Then wise Telemachus answered her: “Stranger, since indeed thou dost ask and question me of this, our house once bade fair to be rich and honorable, so long as that man was still among his people. But now the gods have willed otherwise in their evil devising,
seeing that they have caused him to pass from sight as they have no other man. For I should not so grieve for his death, if he had been slain among his comrades in the land of the Trojans, or had died in the arms of his friends, when he had wound up the skein of war. Then would the whole host of the Achaeans have made him a tomb,
and for his son, too, he would have won great glory in days to come. But as it is, the spirits of the storm1
have swept him away and left no tidings: he is gone out of sight, out of hearing, and for me he has left anguish and weeping; nor do I in any wise mourn and wail for him alone, seeing that the gods have brought upon me other sore troubles.
For all the princes who hold sway over the islands—Dulichium and Same and wooded Zacynthus—and those who lord it over rocky Ithaca
, all these woo my mother and lay waste my house. And she neither refuses the hateful marriage,
nor is she able to make an end; but they with feasting consume my substance: ere long they will bring me, too, to ruin.”
Then, stirred to anger, Pallas Athena spoke to him:“Out on it! Thou hast of a truth sore need of Odysseus that is gone, that he might put forth his hands upon the shameless wooers.
Would that he might come now and take his stand at the outer gate of the house, with helmet and shield and two spears, such a man as he was when I first saw him in our house drinking and making merry, on his way back from Ephyre, from the house of Ilus, son of Mermerus.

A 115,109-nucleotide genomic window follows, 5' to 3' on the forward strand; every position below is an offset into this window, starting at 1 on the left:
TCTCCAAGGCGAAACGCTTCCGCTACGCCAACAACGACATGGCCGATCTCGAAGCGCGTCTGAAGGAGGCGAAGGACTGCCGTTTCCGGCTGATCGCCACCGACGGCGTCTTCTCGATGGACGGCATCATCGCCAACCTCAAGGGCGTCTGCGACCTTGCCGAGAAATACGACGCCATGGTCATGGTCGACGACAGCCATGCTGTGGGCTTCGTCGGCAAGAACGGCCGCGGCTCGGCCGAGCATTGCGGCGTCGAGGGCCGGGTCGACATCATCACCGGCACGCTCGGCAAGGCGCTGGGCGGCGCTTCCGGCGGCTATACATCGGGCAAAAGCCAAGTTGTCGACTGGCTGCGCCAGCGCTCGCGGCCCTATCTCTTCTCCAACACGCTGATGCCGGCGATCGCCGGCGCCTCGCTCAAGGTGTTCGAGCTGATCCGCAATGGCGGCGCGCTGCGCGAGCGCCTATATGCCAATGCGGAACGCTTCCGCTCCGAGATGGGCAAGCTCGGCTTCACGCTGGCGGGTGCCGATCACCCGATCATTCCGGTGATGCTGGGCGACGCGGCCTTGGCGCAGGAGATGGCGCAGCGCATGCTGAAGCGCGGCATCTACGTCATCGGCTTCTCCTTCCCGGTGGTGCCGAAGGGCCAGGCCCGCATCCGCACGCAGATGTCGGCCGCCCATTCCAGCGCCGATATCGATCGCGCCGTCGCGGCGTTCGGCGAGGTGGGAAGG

For thither, too, went Odysseus in his swift ship in search of a deadly drug, that he might have wherewith to smear his bronze-tipped arrows; yet Ilus gave it not to him, for he stood in awe of the gods that are forever; but my father gave it, for he held him strangely dear.
Would, I say, that in such strength Odysseus might come amongst the wooers; then should they all find swift destruction and bitterness in their wooing. Yet these things verily lie on the knees of the gods, whether he shall return and wreak vengeance in his halls, or whether he shall not; but for thyself, I bid thee take thought
how thou mayest thrust forth the wooers from the hall. Come now, give ear, and hearken to my words. On the morrow call to an assembly the Achaean lords, and speak out thy word to all, and let the gods be thy witnesses. As for the wooers, bid them scatter, each to his own;
and for thy mother, if her heart bids her marry, let her go back to the hall of her mighty father, and there they will prepare a wedding feast, and make ready the gifts2
full many—aye, all that should follow after a well-loved daughter. And to thyself will I give wise counsel, if thou wilt hearken.